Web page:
WEB Surface-enhanced Raman scattering for disease diagnosis and/or screeningWednesday (01.01.2020) 00:30 - 00:45 Part of:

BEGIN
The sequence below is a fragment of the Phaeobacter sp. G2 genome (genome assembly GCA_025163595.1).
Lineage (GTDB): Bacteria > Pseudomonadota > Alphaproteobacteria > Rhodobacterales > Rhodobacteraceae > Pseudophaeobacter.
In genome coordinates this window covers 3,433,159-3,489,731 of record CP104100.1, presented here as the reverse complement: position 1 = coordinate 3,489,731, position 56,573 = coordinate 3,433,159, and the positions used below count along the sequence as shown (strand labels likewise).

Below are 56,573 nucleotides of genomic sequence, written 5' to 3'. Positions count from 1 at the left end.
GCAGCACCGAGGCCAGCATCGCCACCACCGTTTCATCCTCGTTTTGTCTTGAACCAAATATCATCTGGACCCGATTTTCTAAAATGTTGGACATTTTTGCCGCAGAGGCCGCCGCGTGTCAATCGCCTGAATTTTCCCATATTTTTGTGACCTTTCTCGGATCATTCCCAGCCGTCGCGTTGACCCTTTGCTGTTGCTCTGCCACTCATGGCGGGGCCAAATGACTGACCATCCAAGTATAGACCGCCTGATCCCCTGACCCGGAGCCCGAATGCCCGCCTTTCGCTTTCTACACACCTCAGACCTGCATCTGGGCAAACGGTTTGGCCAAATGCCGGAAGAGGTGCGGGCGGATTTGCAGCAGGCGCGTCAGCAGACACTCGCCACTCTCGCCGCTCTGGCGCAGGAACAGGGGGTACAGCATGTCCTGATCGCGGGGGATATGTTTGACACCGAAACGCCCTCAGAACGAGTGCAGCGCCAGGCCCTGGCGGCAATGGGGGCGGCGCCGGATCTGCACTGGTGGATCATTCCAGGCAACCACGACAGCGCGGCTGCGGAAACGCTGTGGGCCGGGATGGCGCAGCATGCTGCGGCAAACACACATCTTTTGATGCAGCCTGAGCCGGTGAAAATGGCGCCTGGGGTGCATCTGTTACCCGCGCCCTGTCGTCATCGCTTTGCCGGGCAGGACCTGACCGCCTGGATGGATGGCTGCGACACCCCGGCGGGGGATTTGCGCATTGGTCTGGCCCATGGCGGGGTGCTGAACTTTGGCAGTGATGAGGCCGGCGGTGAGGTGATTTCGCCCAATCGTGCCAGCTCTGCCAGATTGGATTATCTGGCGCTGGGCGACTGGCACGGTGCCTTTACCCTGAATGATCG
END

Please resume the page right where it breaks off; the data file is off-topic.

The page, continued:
Surface-enhanced Raman spectroscopy (SERS) has been extensively used for the detection and evaluation of biological substances in body fluids, such as blood, tissues and cells, due to the high sensitivity, specificity, efficiency and cost-effectiveness, with which urine, serum and saliva can be used for non-invasive disease diagnosis. A number of cancers, diseases and illicit drugs have been successfully recognized and analyzed based on SERS spectra of urine, serum and saliva, enabling screening of certain diseases and tracing of disease development. Here we show several examples of our efforts on improving the sensitivity, the thermal stability, the chemical stability and other performance of the Ag-based nanorods as the substrates for SERS, and the detection of human serum for the screening and staging of lung adenocarcinoma by SERS and statistical multivariate analysis. It was found that Raman spectra of the normal individuals and patients were discussed based on orthogonal partial least square discriminant analysis. The results showed that the specificity and sensitivity are pretty high, indicating a good classification of the two groups. In addition, with SERS and the analysis, one might also identify the stage of the patients with a fairly good overall screening accuracy. This study demonstrated that it could be developed into a plausible tool for the diagnosis or screening of specific diseases based on the SERS spectra of serum combined with plausible statistical analysis methods.